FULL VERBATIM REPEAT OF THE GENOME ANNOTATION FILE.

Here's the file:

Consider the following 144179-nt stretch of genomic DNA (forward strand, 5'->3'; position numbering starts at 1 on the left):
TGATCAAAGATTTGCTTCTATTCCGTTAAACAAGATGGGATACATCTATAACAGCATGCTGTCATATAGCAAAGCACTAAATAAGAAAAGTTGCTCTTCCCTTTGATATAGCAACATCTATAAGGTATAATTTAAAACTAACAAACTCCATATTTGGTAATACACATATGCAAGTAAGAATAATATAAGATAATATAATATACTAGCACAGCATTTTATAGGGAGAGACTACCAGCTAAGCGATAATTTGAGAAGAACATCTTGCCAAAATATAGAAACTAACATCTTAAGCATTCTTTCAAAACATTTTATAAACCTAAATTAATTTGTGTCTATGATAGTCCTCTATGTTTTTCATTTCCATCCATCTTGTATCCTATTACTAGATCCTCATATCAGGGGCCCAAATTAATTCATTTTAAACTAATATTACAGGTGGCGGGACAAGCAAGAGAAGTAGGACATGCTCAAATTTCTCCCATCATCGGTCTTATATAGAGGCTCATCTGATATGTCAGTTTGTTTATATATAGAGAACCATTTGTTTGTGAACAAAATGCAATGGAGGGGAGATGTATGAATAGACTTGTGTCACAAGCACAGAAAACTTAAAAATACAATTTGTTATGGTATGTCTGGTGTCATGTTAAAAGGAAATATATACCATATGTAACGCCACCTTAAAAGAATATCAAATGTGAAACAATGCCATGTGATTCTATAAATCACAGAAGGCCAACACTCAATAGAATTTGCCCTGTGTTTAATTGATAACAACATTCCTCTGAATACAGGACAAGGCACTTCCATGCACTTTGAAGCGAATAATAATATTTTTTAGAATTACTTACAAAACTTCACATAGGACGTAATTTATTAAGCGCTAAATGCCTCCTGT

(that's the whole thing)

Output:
Consider the following 144179-nt stretch of genomic DNA (forward strand, 5'->3'; position numbering starts at 1 on the left):
TGATCAAAGATTTGCTTCTATTCCGTTAAACAAGATGGGATACATCTATAACAGCATGCTGTCATATAGCAAAGCACTAAATAAGAAAAGTTGCTCTTCCCTTTGATATAGCAACATCTATAAGGTATAATTTAAAACTAACAAACTCCATATTTGGTAATACACATATGCAAGTAAGAATAATATAAGATAATATAATATACTAGCACAGCATTTTATAGGGAGAGACTACCAGCTAAGCGATAATTTGAGAAGAACATCTTGCCAAAATATAGAAACTAACATCTTAAGCATTCTTTCAAAACATTTTATAAACCTAAATTAATTTGTGTCTATGATAGTCCTCTATGTTTTTCATTTCCATCCATCTTGTATCCTATTACTAGATCCTCATATCAGGGGCCCAAATTAATTCATTTTAAACTAATATTACAGGTGGCGGGACAAGCAAGAGAAGTAGGACATGCTCAAATTTCTCCCATCATCGGTCTTATATAGAGGCTCATCTGATATGTCAGTTTGTTTATATATAGAGAACCATTTGTTTGTGAACAAAATGCAATGGAGGGGAGATGTATGAATAGACTTGTGTCACAAGCACAGAAAACTTAAAAATACAATTTGTTATGGTATGTCTGGTGTCATGTTAAAAGGAAATATATACCATATGTAACGCCACCTTAAAAGAATATCAAATGTGAAACAATGCCATGTGATTCTATAAATCACAGAAGGCCAACACTCAATAGAATTTGCCCTGTGTTTAATTGATAACAACATTCCTCTGAATACAGGACAAGGCACTTCCATGCACTTTGAAGCGAATAATAATATTTTTTAGAATTACTTACAAAACTTCACATAGGACGTAATTTATTAAGCGCTAAATGCCTCCTGT